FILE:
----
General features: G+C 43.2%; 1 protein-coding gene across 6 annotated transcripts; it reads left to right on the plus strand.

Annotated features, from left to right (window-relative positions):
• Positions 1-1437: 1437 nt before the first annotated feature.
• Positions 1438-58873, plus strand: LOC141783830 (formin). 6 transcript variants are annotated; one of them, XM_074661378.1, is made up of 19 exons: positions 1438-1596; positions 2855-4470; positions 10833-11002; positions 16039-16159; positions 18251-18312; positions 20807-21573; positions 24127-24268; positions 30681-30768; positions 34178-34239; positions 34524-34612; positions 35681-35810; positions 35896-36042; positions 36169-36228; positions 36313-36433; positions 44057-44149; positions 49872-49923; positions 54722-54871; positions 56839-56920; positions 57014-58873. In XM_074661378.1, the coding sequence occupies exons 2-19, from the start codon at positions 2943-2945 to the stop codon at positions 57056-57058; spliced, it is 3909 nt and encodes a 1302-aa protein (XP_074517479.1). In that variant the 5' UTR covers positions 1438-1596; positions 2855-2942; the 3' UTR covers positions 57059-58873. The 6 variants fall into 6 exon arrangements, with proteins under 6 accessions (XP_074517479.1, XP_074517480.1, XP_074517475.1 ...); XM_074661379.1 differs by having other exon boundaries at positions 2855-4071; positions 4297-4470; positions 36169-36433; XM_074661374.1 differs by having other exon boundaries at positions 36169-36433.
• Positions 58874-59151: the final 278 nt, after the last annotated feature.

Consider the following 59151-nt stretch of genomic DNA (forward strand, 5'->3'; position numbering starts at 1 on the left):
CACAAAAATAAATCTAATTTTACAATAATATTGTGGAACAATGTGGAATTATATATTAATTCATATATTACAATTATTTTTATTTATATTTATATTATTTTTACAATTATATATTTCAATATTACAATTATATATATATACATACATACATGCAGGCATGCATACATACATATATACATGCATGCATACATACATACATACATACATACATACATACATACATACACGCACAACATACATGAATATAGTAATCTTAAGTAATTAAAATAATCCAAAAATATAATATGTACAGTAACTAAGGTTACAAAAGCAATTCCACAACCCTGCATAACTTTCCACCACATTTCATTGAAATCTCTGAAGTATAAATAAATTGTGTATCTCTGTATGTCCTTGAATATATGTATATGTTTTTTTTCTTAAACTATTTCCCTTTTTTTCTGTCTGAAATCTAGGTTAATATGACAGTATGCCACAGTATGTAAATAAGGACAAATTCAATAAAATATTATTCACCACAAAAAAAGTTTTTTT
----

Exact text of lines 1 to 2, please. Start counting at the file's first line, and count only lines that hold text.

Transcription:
General features: G+C 43.2%; 1 protein-coding gene across 6 annotated transcripts; it reads left to right on the plus strand.

Annotated features, from left to right (window-relative positions):